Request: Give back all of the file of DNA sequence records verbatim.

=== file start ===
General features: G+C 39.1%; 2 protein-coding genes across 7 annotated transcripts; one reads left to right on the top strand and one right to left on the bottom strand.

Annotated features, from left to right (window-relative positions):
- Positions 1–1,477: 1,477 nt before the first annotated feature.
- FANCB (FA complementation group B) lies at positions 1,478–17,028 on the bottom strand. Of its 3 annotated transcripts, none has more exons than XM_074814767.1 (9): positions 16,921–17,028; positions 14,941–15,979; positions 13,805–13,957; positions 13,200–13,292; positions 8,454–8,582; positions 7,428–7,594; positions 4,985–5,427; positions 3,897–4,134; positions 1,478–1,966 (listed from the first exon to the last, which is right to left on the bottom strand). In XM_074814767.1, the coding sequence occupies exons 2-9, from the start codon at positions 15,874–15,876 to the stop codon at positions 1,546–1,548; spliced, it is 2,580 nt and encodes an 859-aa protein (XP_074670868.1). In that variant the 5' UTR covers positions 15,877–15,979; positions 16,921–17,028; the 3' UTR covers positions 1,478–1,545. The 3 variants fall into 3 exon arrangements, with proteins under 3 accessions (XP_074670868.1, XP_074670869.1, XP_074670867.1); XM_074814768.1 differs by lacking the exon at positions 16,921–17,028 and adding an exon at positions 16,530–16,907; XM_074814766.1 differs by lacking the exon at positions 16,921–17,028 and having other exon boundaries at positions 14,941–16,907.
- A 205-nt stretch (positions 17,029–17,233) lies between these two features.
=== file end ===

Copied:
General features: G+C 39.1%; 2 protein-coding genes across 7 annotated transcripts; one reads left to right on the top strand and one right to left on the bottom strand.

Annotated features, from left to right (window-relative positions):
- Positions 1–1,477: 1,477 nt before the first annotated feature.
- FANCB (FA complementation group B) lies at positions 1,478–17,028 on the bottom strand. Of its 3 annotated transcripts, none has more exons than XM_074814767.1 (9): positions 16,921–17,028; positions 14,941–15,979; positions 13,805–13,957; positions 13,200–13,292; positions 8,454–8,582; positions 7,428–7,594; positions 4,985–5,427; positions 3,897–4,134; positions 1,478–1,966 (listed from the first exon to the last, which is right to left on the bottom strand). In XM_074814767.1, the coding sequence occupies exons 2-9, from the start codon at positions 15,874–15,876 to the stop codon at positions 1,546–1,548; spliced, it is 2,580 nt and encodes an 859-aa protein (XP_074670868.1). In that variant the 5' UTR covers positions 15,877–15,979; positions 16,921–17,028; the 3' UTR covers positions 1,478–1,545. The 3 variants fall into 3 exon arrangements, with proteins under 3 accessions (XP_074670868.1, XP_074670869.1, XP_074670867.1); XM_074814768.1 differs by lacking the exon at positions 16,921–17,028 and adding an exon at positions 16,530–16,907; XM_074814766.1 differs by lacking the exon at positions 16,921–17,028 and having other exon boundaries at positions 14,941–16,907.
- A 205-nt stretch (positions 17,029–17,233) lies between these two features.